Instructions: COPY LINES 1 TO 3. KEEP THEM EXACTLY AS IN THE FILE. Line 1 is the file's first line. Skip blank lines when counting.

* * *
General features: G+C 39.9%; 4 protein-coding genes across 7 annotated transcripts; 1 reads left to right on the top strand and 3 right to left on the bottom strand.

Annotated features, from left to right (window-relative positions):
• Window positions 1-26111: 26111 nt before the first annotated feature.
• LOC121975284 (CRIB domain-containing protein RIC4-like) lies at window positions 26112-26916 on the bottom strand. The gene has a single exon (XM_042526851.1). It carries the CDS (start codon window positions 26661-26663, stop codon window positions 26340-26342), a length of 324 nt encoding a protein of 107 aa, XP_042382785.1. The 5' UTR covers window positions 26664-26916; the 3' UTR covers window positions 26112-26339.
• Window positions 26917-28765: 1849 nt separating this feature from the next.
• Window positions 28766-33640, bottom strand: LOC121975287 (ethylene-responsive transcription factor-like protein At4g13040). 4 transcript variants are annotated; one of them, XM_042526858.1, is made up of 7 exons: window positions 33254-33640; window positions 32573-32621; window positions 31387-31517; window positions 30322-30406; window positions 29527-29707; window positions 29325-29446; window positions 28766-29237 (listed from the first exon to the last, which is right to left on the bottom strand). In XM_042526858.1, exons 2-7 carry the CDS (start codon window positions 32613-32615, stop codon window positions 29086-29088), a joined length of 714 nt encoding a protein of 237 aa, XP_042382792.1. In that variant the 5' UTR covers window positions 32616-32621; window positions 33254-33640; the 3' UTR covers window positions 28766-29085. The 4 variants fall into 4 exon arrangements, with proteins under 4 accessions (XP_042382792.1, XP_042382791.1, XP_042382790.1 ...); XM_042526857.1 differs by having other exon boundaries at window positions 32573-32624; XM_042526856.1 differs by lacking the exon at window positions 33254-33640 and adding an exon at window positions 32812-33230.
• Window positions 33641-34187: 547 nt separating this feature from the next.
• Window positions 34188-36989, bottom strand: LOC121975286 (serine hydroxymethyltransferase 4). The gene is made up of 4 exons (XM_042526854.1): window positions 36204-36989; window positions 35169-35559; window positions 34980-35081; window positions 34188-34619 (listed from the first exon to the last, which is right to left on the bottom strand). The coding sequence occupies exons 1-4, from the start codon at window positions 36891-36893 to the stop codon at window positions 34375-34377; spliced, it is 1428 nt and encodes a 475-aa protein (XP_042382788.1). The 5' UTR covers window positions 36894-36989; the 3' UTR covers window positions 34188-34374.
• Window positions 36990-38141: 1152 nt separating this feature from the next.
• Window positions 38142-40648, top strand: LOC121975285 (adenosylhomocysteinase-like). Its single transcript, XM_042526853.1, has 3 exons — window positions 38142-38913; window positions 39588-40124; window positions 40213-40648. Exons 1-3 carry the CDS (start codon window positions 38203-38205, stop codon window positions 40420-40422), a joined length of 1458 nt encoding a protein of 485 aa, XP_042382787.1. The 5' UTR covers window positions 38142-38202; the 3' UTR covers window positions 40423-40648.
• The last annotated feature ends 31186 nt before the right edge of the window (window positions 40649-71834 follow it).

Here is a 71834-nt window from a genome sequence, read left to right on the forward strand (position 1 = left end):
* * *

General features: G+C 39.9%; 4 protein-coding genes across 7 annotated transcripts; 1 reads left to right on the top strand and 3 right to left on the bottom strand.

Annotated features, from left to right (window-relative positions):
• Window positions 1-26111: 26111 nt before the first annotated feature.